Two-thirds of men with prostate cancer will be diagnosed at age 65
Not long after his 65th birthday, Bay Area resident Gilbert Khalil
found out he had prostate
cancer (read more and see a video about Khalil here).
Like the one in six American men who develop this cancer over a
lifetime, he faced a series of difficult decisions: Should he have
surgery or radiation, or both? Or should he do nothing? Khalil and his
wife, Stacee, wanted to know all the pros and cons for each option.
The stakes were high, the answers clearly of life-or-death importance.
The couple met with Gonzalgo at Stanford to discuss the common
questions men with this diagnosis often ask. Gonzalgo laid out various
possible treatments for Khalil, who chose surgery after a couple of
months of "painstaking discussion," Khalil said. "The
key for me was catching the cancer early and doing something about it
early. Some people younger than me may decide to not do anything."
Given the risks that come with any surgery and with radiation, many
men will choose what the medical community calls watchful waiting.
More than 2.5 million men, according to the Centers for Disease
Control and Prevention, are alive today after a diagnosis of prostate
cancer. Prostate cancer, like other forms of cancer, can grow at
various rates. Some men can live for many years with untreated
For others, treatment is unavoidable – and the disease may resist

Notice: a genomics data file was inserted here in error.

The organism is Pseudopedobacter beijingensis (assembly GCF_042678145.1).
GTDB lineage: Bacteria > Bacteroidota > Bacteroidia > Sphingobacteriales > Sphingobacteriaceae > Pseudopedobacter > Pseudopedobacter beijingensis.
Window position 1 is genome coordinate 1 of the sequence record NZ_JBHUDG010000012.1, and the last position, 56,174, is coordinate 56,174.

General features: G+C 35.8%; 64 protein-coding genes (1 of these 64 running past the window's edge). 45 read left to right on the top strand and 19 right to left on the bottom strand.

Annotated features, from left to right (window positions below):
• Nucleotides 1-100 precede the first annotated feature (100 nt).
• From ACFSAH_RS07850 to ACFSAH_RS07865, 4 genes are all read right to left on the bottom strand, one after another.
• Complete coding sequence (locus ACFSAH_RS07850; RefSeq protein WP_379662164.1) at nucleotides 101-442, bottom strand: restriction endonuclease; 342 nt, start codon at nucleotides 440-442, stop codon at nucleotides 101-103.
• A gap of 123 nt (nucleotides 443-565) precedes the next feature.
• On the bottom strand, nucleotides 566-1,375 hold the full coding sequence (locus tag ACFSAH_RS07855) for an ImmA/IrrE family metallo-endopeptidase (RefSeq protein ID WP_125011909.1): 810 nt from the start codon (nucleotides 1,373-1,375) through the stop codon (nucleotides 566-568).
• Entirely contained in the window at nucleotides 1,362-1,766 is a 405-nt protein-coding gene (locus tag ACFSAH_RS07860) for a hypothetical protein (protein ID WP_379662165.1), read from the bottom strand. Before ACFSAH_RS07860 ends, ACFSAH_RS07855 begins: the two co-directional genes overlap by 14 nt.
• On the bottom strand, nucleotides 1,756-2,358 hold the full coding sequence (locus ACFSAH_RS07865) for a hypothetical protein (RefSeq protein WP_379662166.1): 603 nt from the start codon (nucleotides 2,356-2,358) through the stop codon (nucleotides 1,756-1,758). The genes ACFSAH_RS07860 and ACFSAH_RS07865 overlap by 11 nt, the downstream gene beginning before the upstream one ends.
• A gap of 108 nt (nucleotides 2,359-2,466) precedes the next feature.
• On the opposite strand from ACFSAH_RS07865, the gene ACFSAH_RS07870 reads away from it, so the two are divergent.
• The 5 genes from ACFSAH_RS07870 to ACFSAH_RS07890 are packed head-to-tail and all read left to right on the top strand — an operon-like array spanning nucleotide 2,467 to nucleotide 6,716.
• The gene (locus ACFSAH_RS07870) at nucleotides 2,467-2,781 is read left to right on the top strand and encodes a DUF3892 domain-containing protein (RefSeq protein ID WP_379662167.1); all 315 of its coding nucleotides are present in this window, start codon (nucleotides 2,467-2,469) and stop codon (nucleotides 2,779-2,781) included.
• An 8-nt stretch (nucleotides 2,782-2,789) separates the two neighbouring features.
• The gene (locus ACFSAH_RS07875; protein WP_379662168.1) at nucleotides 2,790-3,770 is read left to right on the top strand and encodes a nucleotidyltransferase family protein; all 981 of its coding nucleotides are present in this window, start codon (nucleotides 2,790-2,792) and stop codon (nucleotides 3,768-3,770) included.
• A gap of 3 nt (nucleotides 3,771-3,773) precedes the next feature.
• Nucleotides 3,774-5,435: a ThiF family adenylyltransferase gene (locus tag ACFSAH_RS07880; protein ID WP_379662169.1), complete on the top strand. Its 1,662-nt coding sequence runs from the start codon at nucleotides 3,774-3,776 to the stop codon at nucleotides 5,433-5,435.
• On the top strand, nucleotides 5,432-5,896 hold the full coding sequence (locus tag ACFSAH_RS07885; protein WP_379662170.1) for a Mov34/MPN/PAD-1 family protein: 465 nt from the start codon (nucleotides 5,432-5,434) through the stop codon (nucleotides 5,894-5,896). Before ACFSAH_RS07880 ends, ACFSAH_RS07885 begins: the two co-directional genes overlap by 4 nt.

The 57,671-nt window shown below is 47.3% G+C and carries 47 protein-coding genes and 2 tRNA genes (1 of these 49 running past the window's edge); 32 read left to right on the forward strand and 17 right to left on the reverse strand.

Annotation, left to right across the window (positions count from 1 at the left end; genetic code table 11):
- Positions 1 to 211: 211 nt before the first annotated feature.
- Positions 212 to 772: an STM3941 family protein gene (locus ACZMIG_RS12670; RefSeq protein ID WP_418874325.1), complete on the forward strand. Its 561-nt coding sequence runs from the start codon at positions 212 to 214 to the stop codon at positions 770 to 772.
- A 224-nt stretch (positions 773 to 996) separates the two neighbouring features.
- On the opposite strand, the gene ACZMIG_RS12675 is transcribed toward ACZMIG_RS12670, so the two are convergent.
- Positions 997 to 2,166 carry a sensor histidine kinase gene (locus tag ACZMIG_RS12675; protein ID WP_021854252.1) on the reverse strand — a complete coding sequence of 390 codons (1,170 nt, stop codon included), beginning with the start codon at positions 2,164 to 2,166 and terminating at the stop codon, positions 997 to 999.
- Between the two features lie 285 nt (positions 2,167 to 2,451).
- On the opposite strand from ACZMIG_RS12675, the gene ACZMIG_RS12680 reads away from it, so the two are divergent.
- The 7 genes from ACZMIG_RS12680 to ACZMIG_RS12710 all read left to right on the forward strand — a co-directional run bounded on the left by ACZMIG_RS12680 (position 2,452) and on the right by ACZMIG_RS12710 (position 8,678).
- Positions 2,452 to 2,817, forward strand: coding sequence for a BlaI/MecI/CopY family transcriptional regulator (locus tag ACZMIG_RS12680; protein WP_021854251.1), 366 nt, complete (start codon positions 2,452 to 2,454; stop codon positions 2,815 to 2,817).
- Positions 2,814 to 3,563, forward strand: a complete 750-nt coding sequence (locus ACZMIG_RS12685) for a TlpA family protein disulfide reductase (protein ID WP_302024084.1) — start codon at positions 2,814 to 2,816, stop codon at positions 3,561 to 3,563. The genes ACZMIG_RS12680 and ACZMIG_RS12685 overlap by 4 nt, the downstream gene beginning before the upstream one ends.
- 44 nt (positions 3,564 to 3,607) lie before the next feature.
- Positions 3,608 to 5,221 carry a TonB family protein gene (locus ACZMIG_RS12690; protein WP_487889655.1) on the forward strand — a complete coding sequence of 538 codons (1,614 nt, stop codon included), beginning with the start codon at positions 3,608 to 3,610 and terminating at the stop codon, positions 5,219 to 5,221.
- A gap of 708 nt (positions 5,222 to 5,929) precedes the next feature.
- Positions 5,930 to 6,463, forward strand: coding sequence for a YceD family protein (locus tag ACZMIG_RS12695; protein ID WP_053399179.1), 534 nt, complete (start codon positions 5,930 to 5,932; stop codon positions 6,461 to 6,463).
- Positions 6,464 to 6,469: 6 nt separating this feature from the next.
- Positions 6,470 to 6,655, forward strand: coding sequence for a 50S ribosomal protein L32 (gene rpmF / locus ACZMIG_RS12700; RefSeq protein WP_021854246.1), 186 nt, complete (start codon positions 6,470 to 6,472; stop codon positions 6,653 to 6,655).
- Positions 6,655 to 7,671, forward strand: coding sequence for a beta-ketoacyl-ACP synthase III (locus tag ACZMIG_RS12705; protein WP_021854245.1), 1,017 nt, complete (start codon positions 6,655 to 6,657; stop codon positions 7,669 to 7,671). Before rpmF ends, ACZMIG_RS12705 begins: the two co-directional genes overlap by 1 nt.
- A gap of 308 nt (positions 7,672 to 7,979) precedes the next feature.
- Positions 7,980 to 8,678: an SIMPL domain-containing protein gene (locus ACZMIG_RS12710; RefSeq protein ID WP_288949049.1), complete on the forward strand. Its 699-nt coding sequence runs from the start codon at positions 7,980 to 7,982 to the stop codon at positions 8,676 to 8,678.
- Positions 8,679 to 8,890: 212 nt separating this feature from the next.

all the traditional approaches. Last year, Stanford became one of a
limited number of health care sites in the United States to offer the
prostate cancer treatment called Provenge, the first FDA-approved
therapeutic cancer vaccine. Built on research by Stanford
physician-scientists Ed Engleman, MD, Ronald Levy,
MD, and Samuel Strober,
MD, Provenge consists of a patient's own immune system cells that
have been power-boosted and sensitized to eradicate a certain prostate
cancer protein. The technique teaches a patient's immune system to
recognize cancer as an enemy, something once thought impossible. Such
a treatment avoids the debilitating side effects of chemotherapy and
the risks of surgery.
Khalil recovered quickly from his surgery. "I've gained
everything back," he said. "I was really blown away by how
fast I was able to recover. It's a very difficult decision to make and
nobody guarantees a 100 percent recovery, but I was very confident in
everything I found here at Stanford."
For more information about prostate cancer surgery at Stanford
Hospital & Clinics, call 650-725-5544.